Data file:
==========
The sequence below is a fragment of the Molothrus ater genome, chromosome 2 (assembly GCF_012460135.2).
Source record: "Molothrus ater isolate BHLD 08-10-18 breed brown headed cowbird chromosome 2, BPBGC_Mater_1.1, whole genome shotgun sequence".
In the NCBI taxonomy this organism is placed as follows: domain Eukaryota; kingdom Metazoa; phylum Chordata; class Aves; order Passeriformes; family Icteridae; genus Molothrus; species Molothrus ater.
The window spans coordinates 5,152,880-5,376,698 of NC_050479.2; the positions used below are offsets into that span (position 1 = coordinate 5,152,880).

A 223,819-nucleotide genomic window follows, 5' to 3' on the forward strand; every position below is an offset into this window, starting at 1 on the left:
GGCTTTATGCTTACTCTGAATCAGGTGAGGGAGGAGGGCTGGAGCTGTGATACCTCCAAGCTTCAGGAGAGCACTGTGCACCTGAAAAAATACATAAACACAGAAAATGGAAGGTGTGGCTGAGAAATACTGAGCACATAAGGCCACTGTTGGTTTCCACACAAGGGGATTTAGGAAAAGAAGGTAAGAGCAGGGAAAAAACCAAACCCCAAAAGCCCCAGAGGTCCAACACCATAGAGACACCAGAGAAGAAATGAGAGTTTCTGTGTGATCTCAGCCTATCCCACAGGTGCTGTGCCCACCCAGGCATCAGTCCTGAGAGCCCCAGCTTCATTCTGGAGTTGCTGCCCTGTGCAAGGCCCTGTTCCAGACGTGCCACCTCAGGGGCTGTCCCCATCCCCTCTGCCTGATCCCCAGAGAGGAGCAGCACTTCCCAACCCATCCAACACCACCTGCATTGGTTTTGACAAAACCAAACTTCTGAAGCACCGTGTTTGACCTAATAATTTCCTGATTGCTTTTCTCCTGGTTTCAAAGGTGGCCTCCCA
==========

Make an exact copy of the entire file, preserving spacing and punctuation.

The sequence below is a fragment of the Molothrus ater genome, chromosome 2 (assembly GCF_012460135.2).
Source record: "Molothrus ater isolate BHLD 08-10-18 breed brown headed cowbird chromosome 2, BPBGC_Mater_1.1, whole genome shotgun sequence".
In the NCBI taxonomy this organism is placed as follows: domain Eukaryota; kingdom Metazoa; phylum Chordata; class Aves; order Passeriformes; family Icteridae; genus Molothrus; species Molothrus ater.
The window spans coordinates 5,152,880-5,376,698 of NC_050479.2; the positions used below are offsets into that span (position 1 = coordinate 5,152,880).

A 223,819-nucleotide genomic window follows, 5' to 3' on the forward strand; every position below is an offset into this window, starting at 1 on the left:
GGCTTTATGCTTACTCTGAATCAGGTGAGGGAGGAGGGCTGGAGCTGTGATACCTCCAAGCTTCAGGAGAGCACTGTGCACCTGAAAAAATACATAAACACAGAAAATGGAAGGTGTGGCTGAGAAATACTGAGCACATAAGGCCACTGTTGGTTTCCACACAAGGGGATTTAGGAAAAGAAGGTAAGAGCAGGGAAAAAACCAAACCCCAAAAGCCCCAGAGGTCCAACACCATAGAGACACCAGAGAAGAAATGAGAGTTTCTGTGTGATCTCAGCCTATCCCACAGGTGCTGTGCCCACCCAGGCATCAGTCCTGAGAGCCCCAGCTTCATTCTGGAGTTGCTGCCCTGTGCAAGGCCCTGTTCCAGACGTGCCACCTCAGGGGCTGTCCCCATCCCCTCTGCCTGATCCCCAGAGAGGAGCAGCACTTCCCAACCCATCCAACACCACCTGCATTGGTTTTGACAAAACCAAACTTCTGAAGCACCGTGTTTGACCTAATAATTTCCTGATTGCTTTTCTCCTGGTTTCAAAGGTGGCCTCCCA